DrawRect( roomx  , roomy , r.width * sx, r.length * sy )
DrawText(string.format("%.2d",r.roomID), roomx + ((r.width*sx)*0.5)-8 , roomy + ((r.length*sx)*0.5)-9 )
end
DrawText(string.format("view co-ords x:%d y:%d", camera.position.x , camera.position.z) , 40, GraphicsHeight() - 20 )
-- player marker cross in yellow
SetColorf(0.3,0.3,0.1,0.3)
DrawText("X", x + (camera.position.x * sx)-4 , y - (camera.position.z * sy) -8  )
SetBlend(0)
end
```

The map size is adjusted by changing "s = 512" to however many pixels across. Objects are scaled and drawn accordingly. Once we start merging rooms this will need some alteration, the overhead camera might be a viable alternative and one we can have some fun with.

randomly flagged tile data, looks like a "BallBlazer" level.

Tiles and Geometry

Rather than write up how it works you can look through the code and tinker with it. The next and penultimate part will cover generating corridors and using "tile" data to merge overlapping rooms and add props like doors. You'll see already there are random light sources assigned to each room, random assortments of props such as columns, crates, particles etc. can be done in a similar fashion.

I've attached the full code which creates the room data and geometry (sans no corridors and intelligent tile merging - we'll deal with that in part 04).

Don't forget to execute this script using ScriptEditor.exe (or run it with ENGINE.EXE) you will need to make sure the path at the top of START.LUA (MediaDir) points to your Leadwerks SDK location and the default scripts are present (as "required" at the top of the script).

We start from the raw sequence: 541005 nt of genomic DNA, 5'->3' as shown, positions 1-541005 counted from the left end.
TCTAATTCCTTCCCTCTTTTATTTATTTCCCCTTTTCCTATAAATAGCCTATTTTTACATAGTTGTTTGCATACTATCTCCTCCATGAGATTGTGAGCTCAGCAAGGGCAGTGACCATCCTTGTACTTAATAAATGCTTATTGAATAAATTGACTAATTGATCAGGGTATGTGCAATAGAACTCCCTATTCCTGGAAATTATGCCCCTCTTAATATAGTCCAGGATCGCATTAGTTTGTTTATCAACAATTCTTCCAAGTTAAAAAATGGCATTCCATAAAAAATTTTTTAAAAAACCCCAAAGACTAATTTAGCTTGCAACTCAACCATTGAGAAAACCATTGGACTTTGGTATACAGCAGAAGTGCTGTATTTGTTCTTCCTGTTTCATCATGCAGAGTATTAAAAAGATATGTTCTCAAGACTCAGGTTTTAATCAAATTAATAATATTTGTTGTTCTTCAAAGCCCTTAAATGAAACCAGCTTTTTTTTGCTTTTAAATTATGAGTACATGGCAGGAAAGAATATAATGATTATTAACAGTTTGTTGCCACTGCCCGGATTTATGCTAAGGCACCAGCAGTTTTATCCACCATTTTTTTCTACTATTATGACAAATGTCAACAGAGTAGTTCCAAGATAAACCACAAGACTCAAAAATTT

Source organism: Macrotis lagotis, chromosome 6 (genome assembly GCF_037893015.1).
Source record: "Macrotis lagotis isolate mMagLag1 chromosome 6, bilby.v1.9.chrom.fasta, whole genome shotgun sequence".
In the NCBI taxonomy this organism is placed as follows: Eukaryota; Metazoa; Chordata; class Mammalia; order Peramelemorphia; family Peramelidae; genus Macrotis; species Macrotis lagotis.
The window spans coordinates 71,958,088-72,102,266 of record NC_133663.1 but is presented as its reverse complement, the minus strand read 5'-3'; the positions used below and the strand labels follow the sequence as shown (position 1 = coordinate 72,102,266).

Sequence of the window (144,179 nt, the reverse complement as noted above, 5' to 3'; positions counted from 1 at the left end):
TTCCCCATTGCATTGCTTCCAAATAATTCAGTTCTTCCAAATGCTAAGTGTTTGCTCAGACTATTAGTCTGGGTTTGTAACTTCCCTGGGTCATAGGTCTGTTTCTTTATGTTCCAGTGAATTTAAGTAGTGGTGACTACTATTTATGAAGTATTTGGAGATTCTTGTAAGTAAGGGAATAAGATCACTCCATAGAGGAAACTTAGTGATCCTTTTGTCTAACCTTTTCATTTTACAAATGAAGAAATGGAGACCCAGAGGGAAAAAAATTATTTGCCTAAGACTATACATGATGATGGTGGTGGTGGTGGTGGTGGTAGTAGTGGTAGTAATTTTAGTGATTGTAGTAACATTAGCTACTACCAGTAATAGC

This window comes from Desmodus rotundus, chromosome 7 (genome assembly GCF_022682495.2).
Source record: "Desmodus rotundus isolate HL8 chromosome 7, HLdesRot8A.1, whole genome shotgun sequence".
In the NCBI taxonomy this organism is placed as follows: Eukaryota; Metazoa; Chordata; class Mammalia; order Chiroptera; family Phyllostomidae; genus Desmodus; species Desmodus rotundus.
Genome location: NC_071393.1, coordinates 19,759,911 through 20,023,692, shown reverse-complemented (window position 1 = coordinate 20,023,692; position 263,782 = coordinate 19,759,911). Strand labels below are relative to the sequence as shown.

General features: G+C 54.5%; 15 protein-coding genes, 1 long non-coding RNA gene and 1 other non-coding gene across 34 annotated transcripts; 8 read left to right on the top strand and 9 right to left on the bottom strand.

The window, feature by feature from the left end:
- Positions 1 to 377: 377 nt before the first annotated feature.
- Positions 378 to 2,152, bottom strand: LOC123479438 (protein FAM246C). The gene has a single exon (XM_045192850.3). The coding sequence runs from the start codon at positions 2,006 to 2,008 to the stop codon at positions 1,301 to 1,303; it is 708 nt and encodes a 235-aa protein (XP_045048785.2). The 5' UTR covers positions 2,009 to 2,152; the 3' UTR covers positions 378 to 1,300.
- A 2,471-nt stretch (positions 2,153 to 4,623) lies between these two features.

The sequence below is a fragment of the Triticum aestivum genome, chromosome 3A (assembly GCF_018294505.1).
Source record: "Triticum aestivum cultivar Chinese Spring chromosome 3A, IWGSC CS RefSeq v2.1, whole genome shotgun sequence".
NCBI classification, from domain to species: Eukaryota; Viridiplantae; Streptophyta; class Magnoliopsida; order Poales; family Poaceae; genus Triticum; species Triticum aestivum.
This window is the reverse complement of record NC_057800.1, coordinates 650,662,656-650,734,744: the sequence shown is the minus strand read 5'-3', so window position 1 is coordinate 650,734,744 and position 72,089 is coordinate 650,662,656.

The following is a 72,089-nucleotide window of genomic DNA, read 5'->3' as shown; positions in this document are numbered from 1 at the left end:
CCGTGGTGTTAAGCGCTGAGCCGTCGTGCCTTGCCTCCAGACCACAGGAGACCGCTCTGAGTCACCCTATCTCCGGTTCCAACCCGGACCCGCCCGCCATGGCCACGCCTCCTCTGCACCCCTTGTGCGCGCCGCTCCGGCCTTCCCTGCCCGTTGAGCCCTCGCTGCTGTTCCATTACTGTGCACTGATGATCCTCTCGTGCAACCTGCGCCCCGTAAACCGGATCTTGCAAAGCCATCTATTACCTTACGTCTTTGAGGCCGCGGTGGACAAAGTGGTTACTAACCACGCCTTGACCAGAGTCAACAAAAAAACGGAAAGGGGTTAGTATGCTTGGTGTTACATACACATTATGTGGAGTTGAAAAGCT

You'll find a few bits of code commented out and older functions I used to create meshes. I've left them in for curiosity (learning and laughter).

Until part 04, have a good weekend.

This series of tutorial is more or less designed for my as I'm working on my game CELL's Good work.

Nice of you to say so Roland. Of course I only use the word cell as reference to an area, a virtual space of n size.

If you make the patches small and room height to something like 8 patches then and add vertex noise you get some very lumpy cave like walls, there's plenty of room to experiment.

Great series of tutorials Flexman

Thanks for this great set of tutorials I am finding them very enjoyable. I recently did a series of game assets for a project using only procedural textures it’s a really exciting way to work.